“You need the expertise to be competitive,” Mr. Zhu said. “For smaller programs, they may have individuals who are as qualified as anybody. It's the ability to attract a collection of the finest minds that's important.”
The University of Toledo has 14 researchers dedicated to photovoltaics research and development.
Peter Green, who directs Michigan's Frontier research center, said making renewable energy more efficient is a “significant problem” that likely won't be solved by any single institution.
“The key thing is we have good work going on at a lot of places,” Mr. Green said.
Because of the high number of universities interested in solar research — some of them with deep pockets — the University of Toledo needs to make each and every dollar count, according to Megan Reichert-Kral.
“We try to be very smart stewards with our money,” said Ms. Reichert-Kral, the University of Toledo's director of incubation, which includes the Clean and Alternative Energy Incubator. “We're a modest-sized research institution. … We don't have Stanford-Silicon Valley money.”
Tradition in solar research at the University of Toledo dates back more than 20 years, when Alvin Compaan worked with Toledo glass manufacturing pioneer Harold McMaster and Norman Nitschke in developing cadmium telluride technology, which is the basis for First Solar's solar panels.
Xunlight, a company started by UT faculty member Xunming Deng that is developing flexible, lightweight solar panels, was developed out of UT's incubation program. The same goes for Solar Fields LLC, which formed a joint venture with German solar panel-giant Q-Cells AG, known as Calyxo USA Inc.
UT is also consulting with dozens of other companies looking for the next Xunlight. But UT isn't the only institution spinning off solar companies.
Speaking of Stanford and Silicon Valley, SunPower, a global solar cell and panel maker, was born out of the Palo Alto, Calif., university in the late 1980s.
Much more recently, up-and-coming Veranda Solar has emerged from Stanford and its $30 million per year energy research operation.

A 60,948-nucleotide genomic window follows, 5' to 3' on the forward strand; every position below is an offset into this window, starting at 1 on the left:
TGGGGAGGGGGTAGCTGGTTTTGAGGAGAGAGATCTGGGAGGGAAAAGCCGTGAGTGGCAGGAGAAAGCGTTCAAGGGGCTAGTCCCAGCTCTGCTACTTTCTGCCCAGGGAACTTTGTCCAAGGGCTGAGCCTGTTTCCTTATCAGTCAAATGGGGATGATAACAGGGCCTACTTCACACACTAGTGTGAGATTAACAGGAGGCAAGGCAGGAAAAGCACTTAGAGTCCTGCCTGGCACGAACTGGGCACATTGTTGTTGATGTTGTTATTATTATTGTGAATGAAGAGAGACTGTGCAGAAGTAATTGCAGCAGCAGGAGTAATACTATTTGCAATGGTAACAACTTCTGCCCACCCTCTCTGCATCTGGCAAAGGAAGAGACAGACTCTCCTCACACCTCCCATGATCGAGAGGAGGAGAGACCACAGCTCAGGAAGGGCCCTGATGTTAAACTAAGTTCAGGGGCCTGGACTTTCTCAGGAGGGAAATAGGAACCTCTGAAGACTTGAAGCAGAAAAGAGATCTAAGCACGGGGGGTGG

MIT, with its Nobel Prize winners and National Academy of Science members, has spun off four solar companies in the last three years. Covalent Solar and 1336 Technologies are two of MIT's most prominent solar spinoffs.
Abound Solar is a spinoff solar panel maker from Colorado State that recently opened a 300-employee factory in Longmont, Colo.
Colorado State has received only about $2.6 million over the last three years for its solar research but has the luxury of partnering with Colorado University, MIT, and scientists at the National Renewable Energy Laboratory.
“We have certainly demonstrated the ability to take our research and develop it into what becomes a viable business,” said Bill Farland, Colorado State's vice president for research.
UT, which has 27 licensed technologies in solar energy, recently lured two scientists from the National Renewable Energy Laboratory to join the faculty in Toledo, and is looking to fill three new faculty positions in the recently created School of Solar and Advanced Renewable Energy.
“I think we're doing quite well for a university our size,” said Frank Calzonetti, UT's vice president for research and economic development.
Both Dr. Jacobs and Ms. McClelland also highlighted UT's ability to partner with other institutions as a means for remaining competitive as a photovoltaics research center.
UT's cooperative efforts include working with the Ohio Department of Development, the National Renewable Energy Laboratory, and the Toledo Regional Growth Partnership to fund research and grow fledgling companies.
Also, UT is one of three locations (Ohio State and Bowling Green State University are the other two) for the Wright Center for Photovoltaics Innovation and Commercialization, a consortium of universities and businesses formed with an $18.6 million grant from Ohio's Third Frontier Program.
Mark Shanahan, Ohio Gov. Ted Strickland's top energy adviser, said the state's partnering of solar-studying universities will enable UT and Ohio as a whole to compete with the Stanfords, Michigans, and MITs of the world.
“I think these partnerships are already starting to show some significant advances and cooperation,” Mr. Shanahan said.
Contact Joe Vardon at:firstname.lastname@example.org 419-724-6559.
Guidelines: Please keep your comments smart and civil. Don't attack other readers personally, and keep your language decent. Comments that violate these standards, or our privacy statement or visitor's agreement, are subject to being removed and commenters are subject to being banned. To post comments, you must be a registered user on toledoblade.com. To find out more, please visit the FAQ.